<note> I work in Clarity at OpenAI. Chris and I have discussed this response (though I cannot claim to represent him).
Does "faithful" mean "100% identical in terms of I/O", or more like "captures all of the important elements of"?
I'd say faithfulness lies on a spectrum. Full IO determinism on a neural network is nearly impossible (given the vagaries of floating point arithmetic), but what is really of interest to us is “effectively identical IO”. A working definition of this could be - an interpretable network that one that can act as a drop-in replacement the original network with no impact on final accuracy.
This allows some wiggle room in the weights - to be rounded up and down, and allow weights that do not have any impact on final accuracy can be ablated. We are not, however, interested in creating interpretable approximations of the original network.
My understanding is that neural networks are continuous whereas human-understandable code like the Linux kernel are discrete, so it seemingly just can't work in the former case, and I'm not sure how it can work in the latter case either.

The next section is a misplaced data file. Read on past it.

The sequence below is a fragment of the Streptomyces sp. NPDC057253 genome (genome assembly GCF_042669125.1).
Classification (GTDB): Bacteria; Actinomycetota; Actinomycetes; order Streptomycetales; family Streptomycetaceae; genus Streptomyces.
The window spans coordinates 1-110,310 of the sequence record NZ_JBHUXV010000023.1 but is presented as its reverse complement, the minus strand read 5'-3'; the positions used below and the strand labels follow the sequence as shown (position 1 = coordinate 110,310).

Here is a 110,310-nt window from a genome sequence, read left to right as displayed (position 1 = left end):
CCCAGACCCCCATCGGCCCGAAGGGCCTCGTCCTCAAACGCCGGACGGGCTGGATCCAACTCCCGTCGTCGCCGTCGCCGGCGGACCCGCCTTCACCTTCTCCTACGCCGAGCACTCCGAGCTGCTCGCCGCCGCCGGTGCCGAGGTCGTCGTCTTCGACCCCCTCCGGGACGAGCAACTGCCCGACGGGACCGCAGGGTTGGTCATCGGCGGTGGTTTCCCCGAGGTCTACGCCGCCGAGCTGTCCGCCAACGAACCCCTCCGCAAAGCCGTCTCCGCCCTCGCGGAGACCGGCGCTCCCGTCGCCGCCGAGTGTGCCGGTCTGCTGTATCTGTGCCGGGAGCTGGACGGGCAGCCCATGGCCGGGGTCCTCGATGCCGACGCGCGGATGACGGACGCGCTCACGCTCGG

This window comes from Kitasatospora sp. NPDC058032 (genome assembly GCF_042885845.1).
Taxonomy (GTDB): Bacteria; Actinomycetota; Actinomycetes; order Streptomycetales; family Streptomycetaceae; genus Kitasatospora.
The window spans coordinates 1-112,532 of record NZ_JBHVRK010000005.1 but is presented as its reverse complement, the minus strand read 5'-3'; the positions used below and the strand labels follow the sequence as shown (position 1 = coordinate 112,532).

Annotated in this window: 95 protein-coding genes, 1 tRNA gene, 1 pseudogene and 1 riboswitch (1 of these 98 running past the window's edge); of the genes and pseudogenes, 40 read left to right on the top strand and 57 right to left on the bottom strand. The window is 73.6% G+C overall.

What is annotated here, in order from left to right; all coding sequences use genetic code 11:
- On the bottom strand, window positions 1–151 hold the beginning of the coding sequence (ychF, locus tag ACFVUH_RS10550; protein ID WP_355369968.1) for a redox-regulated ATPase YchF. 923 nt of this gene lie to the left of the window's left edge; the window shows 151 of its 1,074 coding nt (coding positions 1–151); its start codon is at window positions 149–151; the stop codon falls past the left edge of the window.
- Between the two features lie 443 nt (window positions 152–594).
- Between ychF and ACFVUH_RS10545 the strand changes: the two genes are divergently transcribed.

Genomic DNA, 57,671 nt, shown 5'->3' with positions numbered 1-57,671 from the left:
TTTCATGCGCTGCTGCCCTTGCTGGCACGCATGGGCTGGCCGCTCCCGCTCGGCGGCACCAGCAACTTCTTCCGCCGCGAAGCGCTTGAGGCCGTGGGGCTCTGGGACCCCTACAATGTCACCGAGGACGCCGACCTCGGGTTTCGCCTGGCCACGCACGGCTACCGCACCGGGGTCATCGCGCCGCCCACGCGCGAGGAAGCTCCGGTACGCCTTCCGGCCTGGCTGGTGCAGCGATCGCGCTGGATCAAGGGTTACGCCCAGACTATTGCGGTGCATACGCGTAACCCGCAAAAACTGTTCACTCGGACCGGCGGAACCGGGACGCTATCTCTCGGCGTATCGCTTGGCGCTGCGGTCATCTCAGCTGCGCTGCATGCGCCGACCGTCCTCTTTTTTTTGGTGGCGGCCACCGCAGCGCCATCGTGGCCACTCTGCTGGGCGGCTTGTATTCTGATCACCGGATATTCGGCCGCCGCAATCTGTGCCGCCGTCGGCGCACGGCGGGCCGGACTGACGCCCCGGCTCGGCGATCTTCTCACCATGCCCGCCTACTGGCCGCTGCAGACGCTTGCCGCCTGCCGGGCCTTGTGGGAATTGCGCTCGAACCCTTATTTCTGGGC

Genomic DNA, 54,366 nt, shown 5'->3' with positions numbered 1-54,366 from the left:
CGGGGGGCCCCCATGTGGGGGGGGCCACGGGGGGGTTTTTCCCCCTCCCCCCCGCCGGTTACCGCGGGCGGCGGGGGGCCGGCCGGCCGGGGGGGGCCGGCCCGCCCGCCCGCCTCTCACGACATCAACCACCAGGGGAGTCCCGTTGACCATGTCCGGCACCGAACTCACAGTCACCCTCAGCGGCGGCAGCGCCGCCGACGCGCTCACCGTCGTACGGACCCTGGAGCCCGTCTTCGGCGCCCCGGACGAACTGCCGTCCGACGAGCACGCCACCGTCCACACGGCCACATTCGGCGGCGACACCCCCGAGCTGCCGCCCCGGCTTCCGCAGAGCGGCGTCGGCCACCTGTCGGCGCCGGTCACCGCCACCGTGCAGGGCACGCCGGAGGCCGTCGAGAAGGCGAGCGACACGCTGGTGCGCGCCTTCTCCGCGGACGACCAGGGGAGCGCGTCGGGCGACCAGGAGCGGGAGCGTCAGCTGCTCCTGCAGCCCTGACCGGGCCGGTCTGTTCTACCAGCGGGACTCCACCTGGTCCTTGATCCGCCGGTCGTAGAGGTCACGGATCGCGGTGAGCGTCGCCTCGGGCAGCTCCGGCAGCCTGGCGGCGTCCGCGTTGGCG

We are reasoning explicitly about numerical code, but I would argue this isn't that alien to human comprehension! Discrete code may be more intuitive (sometimes), but human cognition is certainly capable of understanding numerical algorithms (think of say, the SIFT algorithm)!
Do you or Chris think that a test of this might be to take a toy model (say a 100-neuron ANN) that solves some toy problem, and see if it can be reversed compiled? (Or let me know if this has already been done.) If not, what's the earliest meaningful test that can be done?
We are indeed working through this on a fairly sophisticated vision model. We're making progress!